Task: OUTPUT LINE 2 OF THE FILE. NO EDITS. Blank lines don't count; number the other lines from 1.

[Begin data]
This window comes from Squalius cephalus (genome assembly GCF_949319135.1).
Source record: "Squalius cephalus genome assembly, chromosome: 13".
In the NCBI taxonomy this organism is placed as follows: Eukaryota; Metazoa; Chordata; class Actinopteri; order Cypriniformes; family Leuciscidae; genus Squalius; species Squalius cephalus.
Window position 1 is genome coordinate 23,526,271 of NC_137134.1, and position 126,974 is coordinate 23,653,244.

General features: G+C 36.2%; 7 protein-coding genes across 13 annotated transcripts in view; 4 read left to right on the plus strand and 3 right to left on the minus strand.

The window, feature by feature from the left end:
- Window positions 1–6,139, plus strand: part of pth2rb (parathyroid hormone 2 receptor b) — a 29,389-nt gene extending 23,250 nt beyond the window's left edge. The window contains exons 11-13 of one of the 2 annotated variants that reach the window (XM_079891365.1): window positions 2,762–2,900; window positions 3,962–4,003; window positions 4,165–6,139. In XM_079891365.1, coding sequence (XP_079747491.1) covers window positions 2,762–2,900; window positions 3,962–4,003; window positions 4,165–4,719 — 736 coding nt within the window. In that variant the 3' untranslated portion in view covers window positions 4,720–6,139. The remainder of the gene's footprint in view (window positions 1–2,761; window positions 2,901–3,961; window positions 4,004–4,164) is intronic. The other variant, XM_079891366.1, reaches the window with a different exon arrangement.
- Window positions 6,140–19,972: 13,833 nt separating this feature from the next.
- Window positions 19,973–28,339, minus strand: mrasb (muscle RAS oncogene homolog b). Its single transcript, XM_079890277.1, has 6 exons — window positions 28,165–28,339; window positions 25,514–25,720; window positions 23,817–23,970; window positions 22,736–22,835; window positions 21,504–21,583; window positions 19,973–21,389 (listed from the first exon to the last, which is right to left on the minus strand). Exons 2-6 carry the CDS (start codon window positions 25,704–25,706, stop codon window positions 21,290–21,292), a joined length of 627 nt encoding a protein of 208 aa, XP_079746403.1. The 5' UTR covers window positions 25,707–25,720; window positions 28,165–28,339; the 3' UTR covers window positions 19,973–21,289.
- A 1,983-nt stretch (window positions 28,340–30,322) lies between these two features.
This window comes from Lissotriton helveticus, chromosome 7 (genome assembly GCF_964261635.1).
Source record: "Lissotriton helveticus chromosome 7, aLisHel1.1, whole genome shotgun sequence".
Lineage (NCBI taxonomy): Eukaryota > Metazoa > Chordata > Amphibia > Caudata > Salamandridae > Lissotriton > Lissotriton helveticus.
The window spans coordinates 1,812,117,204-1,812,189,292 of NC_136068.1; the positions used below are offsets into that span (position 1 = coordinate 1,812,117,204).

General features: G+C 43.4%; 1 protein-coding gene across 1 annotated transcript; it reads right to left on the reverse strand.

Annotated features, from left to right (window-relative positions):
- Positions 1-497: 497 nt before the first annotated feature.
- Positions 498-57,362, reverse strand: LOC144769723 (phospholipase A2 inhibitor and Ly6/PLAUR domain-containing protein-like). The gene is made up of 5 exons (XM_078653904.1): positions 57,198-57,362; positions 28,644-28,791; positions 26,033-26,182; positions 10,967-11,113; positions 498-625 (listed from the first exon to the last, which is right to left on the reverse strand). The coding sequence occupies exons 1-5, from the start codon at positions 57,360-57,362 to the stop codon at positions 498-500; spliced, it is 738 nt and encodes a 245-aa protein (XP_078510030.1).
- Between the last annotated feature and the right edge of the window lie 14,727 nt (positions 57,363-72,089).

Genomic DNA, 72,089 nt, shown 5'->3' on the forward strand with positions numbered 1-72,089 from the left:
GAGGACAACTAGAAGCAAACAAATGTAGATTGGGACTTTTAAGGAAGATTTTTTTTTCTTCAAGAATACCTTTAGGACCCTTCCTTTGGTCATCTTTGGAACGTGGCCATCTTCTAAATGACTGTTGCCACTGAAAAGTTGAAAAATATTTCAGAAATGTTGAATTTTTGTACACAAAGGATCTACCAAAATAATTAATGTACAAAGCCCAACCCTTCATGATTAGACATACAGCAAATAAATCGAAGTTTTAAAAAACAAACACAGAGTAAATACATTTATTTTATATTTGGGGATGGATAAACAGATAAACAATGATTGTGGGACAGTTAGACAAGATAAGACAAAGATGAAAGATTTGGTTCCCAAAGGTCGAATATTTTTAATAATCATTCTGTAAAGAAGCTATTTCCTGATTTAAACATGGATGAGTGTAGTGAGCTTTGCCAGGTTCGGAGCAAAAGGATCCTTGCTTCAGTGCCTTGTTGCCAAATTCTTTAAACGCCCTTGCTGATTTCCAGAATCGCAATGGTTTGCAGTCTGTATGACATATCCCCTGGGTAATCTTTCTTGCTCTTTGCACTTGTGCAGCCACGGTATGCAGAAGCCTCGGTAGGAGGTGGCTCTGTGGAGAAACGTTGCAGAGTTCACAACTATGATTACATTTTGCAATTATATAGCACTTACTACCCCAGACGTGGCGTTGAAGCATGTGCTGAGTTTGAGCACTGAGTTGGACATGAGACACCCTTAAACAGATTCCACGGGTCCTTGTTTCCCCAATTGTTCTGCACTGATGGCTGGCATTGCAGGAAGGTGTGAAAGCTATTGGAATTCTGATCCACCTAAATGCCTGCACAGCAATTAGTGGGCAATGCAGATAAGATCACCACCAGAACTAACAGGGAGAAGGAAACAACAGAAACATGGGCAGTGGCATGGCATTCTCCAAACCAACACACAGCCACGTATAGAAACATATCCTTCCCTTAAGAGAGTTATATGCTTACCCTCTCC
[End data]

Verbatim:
Source record: "Squalius cephalus genome assembly, chromosome: 13".